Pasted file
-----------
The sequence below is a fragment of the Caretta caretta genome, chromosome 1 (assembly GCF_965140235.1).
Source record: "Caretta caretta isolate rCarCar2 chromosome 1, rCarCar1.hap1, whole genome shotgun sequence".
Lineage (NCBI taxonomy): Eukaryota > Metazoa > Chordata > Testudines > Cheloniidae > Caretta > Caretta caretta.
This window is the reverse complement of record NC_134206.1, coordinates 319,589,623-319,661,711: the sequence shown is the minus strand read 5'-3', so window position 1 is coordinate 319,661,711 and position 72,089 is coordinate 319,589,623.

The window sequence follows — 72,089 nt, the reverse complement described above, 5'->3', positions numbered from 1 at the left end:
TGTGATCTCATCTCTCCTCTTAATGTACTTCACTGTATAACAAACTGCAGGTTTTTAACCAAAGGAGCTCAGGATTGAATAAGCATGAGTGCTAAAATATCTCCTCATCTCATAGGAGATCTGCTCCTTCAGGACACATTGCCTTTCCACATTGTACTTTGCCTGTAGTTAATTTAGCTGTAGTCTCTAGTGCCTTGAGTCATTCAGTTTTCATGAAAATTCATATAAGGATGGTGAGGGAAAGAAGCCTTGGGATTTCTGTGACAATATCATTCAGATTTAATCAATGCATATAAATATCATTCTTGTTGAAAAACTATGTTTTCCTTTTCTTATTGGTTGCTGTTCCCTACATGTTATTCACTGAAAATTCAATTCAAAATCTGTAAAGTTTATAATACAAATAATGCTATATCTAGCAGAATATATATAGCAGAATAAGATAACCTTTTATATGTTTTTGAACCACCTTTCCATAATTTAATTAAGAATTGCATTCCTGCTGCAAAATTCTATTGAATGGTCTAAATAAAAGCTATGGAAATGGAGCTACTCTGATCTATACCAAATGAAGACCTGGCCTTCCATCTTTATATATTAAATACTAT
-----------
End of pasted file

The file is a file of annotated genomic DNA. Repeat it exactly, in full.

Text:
The sequence below is a fragment of the Caretta caretta genome, chromosome 1 (assembly GCF_965140235.1).
Source record: "Caretta caretta isolate rCarCar2 chromosome 1, rCarCar1.hap1, whole genome shotgun sequence".
Lineage (NCBI taxonomy): Eukaryota > Metazoa > Chordata > Testudines > Cheloniidae > Caretta > Caretta caretta.
This window is the reverse complement of record NC_134206.1, coordinates 319,589,623-319,661,711: the sequence shown is the minus strand read 5'-3', so window position 1 is coordinate 319,661,711 and position 72,089 is coordinate 319,589,623.

The window sequence follows — 72,089 nt, the reverse complement described above, 5'->3', positions numbered from 1 at the left end:
TGTGATCTCATCTCTCCTCTTAATGTACTTCACTGTATAACAAACTGCAGGTTTTTAACCAAAGGAGCTCAGGATTGAATAAGCATGAGTGCTAAAATATCTCCTCATCTCATAGGAGATCTGCTCCTTCAGGACACATTGCCTTTCCACATTGTACTTTGCCTGTAGTTAATTTAGCTGTAGTCTCTAGTGCCTTGAGTCATTCAGTTTTCATGAAAATTCATATAAGGATGGTGAGGGAAAGAAGCCTTGGGATTTCTGTGACAATATCATTCAGATTTAATCAATGCATATAAATATCATTCTTGTTGAAAAACTATGTTTTCCTTTTCTTATTGGTTGCTGTTCCCTACATGTTATTCACTGAAAATTCAATTCAAAATCTGTAAAGTTTATAATACAAATAATGCTATATCTAGCAGAATATATATAGCAGAATAAGATAACCTTTTATATGTTTTTGAACCACCTTTCCATAATTTAATTAAGAATTGCATTCCTGCTGCAAAATTCTATTGAATGGTCTAAATAAAAGCTATGGAAATGGAGCTACTCTGATCTATACCAAATGAAGACCTGGCCTTCCATCTTTATATATTAAATACTAT